10/16/75 Convicted of charge.

ARREST INCIDENT 5

4/3/76 Arrested and charged with driving under the influence of intoxicating liquor.

8/25/76 Convicted of charge. 12/10/76 License revoked.

ARREST INCIDENT 6

10/26/76 Arrested and charged with operating motor vehicle during period of revocation.

3/1/77 Convicted of charge. 5/25/77 Period of revocation extended.

ARREST INCIDENT 7

12/17/76 Arrested and charged with operating motor vehicle during period of revocation.

5/6/77 Convicted of charge. 7/11/77 Period of revocation extended. 12/16/77 License suspended.

ARREST INCIDENT 8

7/19/77 Arrested and charged with driving under the influence of intoxicating liquor and operating motor vehicle during period of revocation.

2/14/78 Convicted of charges. 3/16/78 License revoked. 4/18/78 Period of revocation extended. 7/26/78 Issued restricted driving permit.

ARREST INCIDENT 9

9/28/77 Arrested and charged with a moving violation.

11/29/77 Convicted of charge. 1/24/78 Period of revocation extended.

ARREST INCIDENT 10

10/25/78 Arrested and charged with driving under influence of intoxicating liquor.

7/17/79 Convicted of charge. 8/21/79 License revoked.

ARREST INCIDENT 11

9/27/79 Arrested and charged with driving motor vehicle during a revocation other than that allowed by restricted driving permit.

3/11/80 Convicted of charge.

In the present case, the hearing on plaintiff's petition for a restricted driving permit took place on September 10, 1981. Thus, from November 1973 to September 1981, plaintiff had 11 arrests and convictions related to driving. Four of those convictions were for driving under the influence of alcohol. Plaintiff's license was revoked or his revocation was reinstated or extended nine times. He was issued three restricted driving permits which were cancelled because of driving violations. Moreover, although plaintiff's drivers license had been revoked at the time of the hearing on September 10, 1981, plaintiff testified as follows:

"Q. Now, are you — have you contacted your business since your license has been taken away from you?

A. I haven't changed anything. I haven't informed anybody.

Q. You're still driving?

A. Right.

Q. Each day?

A. Yes.

Q. Taking your chances?

A. My fingers crossed."

• 2 Basically, plaintiff states two factual reasons in support of his argument that the Secretary of State abused his discretion in not granting him a restricted driving permit to drive a truck for his employer, Pepsi Cola, during regular work hours on his regular route. First, plaintiff argues that the Secretary of State abused his discretion because plaintiff has driven for Pepsi Cola for 15 years without having a traffic citation while driving a Pepsi Cola truck. However, myopia must be avoided in a case such as this, where the safety and welfare of the public is involved. The record demonstrates that plaintiff was driving a Pepsi Cola truck without a valid drivers license for substantial periods with his "fingers crossed," hoping not to get caught violating the law. In addition, plaintiff has four convictions for driving under the influence of alcohol, and his total driving record manifests his recalcitrance. It would therefore be shortsighted to focus solely on plaintiff's record while driving his Pepsi Cola truck, even if he is seeking a restricted driving permit only for that purpose. Moreover, if plaintiff's argument is carried to its logical conclusion, a person whose driving record indicates that he poses a serious threat to the public safety and welfare would be permitted, nevertheless, to drive any motor vehicle in which he had not been arrested previously for any period of time in which he had not been arrested previously. Concern for the public safety and welfare demands that such paralogistic reasoning not be accepted by the Secretary of State or the judiciary. Plainly, a person's entire record must be considered when examining and evaluating an application for a restricted driving permit.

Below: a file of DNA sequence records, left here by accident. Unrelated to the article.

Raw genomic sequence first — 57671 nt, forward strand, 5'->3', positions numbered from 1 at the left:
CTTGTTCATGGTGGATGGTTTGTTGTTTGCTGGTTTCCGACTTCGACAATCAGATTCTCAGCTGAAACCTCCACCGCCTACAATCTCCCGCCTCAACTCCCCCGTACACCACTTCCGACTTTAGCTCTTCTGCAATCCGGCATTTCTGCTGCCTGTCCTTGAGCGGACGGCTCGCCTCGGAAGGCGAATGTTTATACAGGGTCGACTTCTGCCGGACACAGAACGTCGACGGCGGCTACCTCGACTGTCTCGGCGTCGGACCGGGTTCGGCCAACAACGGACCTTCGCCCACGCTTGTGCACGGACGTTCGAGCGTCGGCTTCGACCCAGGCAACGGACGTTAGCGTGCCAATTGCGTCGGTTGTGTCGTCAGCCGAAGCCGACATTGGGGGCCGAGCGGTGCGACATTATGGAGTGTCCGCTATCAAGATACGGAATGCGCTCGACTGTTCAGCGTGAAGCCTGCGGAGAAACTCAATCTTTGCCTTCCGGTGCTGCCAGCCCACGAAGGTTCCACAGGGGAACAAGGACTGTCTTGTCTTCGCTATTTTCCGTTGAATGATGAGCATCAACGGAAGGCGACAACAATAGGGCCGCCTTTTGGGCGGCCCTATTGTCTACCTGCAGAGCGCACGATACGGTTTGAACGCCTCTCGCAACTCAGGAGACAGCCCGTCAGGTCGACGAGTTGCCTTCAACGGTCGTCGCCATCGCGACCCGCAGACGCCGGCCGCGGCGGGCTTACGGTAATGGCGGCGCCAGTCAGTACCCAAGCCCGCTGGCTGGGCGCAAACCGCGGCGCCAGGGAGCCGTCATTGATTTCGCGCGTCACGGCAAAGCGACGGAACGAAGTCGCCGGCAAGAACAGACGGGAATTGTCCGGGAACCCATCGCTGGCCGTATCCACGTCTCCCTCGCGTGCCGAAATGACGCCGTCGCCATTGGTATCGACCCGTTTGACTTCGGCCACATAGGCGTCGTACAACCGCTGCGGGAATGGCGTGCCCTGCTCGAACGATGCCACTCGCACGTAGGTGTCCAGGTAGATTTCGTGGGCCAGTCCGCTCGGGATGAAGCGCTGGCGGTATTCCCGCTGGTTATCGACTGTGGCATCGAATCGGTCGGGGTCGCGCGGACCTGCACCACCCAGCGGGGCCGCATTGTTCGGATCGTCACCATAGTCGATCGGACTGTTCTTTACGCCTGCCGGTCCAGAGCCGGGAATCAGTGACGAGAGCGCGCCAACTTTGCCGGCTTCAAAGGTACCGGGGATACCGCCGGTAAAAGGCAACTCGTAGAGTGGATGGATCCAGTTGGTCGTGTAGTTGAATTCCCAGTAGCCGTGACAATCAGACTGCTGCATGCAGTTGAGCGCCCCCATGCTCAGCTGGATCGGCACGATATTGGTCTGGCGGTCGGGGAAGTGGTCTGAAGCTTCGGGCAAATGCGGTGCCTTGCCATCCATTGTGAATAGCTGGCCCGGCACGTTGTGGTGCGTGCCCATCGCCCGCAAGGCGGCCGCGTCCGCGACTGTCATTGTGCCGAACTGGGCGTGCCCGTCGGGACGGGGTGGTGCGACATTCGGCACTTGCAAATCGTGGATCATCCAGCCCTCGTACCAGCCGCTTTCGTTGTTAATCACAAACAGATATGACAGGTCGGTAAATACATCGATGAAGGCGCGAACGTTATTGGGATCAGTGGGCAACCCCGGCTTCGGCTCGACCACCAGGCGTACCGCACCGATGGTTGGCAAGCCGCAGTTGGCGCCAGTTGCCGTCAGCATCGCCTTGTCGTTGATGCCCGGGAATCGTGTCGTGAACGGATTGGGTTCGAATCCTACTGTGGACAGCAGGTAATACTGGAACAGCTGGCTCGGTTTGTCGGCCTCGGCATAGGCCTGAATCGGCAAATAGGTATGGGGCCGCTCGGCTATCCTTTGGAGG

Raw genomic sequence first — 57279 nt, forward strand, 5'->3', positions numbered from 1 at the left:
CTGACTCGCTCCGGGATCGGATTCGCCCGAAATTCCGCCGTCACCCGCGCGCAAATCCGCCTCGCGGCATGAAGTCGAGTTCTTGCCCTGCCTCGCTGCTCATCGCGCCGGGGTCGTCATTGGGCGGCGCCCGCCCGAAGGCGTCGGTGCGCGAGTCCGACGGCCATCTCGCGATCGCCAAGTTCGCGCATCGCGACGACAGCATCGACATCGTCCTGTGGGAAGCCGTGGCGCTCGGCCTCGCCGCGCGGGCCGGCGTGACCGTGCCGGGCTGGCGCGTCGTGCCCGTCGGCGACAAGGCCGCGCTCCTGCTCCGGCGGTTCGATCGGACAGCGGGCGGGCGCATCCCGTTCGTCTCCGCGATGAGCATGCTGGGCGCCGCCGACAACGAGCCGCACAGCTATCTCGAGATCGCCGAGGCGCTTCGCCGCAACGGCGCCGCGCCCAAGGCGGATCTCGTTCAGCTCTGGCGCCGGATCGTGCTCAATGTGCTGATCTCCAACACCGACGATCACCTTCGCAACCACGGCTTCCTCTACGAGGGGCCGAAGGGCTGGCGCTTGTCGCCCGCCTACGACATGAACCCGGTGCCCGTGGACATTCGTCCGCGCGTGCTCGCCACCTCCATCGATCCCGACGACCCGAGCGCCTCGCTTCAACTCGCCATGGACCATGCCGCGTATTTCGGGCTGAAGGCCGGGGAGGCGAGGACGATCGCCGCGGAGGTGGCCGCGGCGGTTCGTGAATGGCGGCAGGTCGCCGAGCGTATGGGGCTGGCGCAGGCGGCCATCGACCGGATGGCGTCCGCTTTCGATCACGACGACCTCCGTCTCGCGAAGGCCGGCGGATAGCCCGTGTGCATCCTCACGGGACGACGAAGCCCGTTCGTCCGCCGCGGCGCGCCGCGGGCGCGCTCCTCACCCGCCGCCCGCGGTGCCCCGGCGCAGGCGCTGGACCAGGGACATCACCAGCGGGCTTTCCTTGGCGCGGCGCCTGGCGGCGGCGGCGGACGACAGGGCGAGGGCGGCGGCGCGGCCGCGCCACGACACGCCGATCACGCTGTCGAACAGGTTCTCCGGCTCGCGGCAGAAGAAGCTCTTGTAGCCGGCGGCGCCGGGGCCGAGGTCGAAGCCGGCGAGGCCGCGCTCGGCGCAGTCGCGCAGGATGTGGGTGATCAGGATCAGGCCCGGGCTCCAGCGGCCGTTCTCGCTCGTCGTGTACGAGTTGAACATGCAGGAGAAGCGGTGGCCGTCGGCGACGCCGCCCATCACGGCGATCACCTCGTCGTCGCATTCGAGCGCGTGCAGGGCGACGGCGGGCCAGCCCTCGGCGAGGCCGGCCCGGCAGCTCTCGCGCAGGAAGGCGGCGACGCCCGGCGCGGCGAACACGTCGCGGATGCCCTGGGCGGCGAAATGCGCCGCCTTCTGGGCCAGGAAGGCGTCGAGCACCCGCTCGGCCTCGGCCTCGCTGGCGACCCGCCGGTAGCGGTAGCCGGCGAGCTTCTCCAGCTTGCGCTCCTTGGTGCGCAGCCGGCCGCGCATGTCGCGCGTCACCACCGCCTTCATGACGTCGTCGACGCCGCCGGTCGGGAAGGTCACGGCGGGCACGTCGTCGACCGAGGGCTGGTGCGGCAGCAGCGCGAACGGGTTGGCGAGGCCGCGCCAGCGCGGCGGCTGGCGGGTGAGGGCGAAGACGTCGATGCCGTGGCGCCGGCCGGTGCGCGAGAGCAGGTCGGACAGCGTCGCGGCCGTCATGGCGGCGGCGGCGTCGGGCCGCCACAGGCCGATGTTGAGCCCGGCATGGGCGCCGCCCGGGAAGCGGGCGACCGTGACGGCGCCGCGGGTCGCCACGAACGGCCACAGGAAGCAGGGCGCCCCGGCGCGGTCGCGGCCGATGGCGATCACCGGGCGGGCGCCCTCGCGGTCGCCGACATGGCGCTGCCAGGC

Next, plaintiff states that he is attempting to control his admitted alcoholic problems by attending a clinic and that he has not had anything alcoholic to drink, except for two glasses of wine, since approximately March of 1980. However, in view of plaintiff's driving record and his manifested inability to obey the laws of Illinois relating to driving, we do not believe that the hardship to plaintiff outweighs the risk to the safety and welfare of the public if plaintiff were to be given a restricted permit at this time. *fn2

• 3 Generally, a decision of an administrative body should not be reversed unless it is against the manifest weight of the evidence. However, the circuit court here ruled that the Secretary of State abused his discretion, and we have therefore examined the record on that basis. For the reasons stated herein, we conclude that the Secretary of State did not act arbitrarily or capriciously, and therefore his decision to deny plaintiff's petition for a restricted driving permit was not an abuse of discretion. Moreover, we have reviewed the record in order to determine whether the decision of the Secretary of State was against the manifest weight of the evidence. We conclude, for the reasons stated herein, that there is substantial evidence to support the Secretary of State's decision and that it is not against the manifest weight of the evidence.

Accordingly, the order of the circuit court is reversed, and the decision of the Secretary of State is affirmed.

Reversed.

WHITE, P.J., and McGILLICUDDY, J., concur.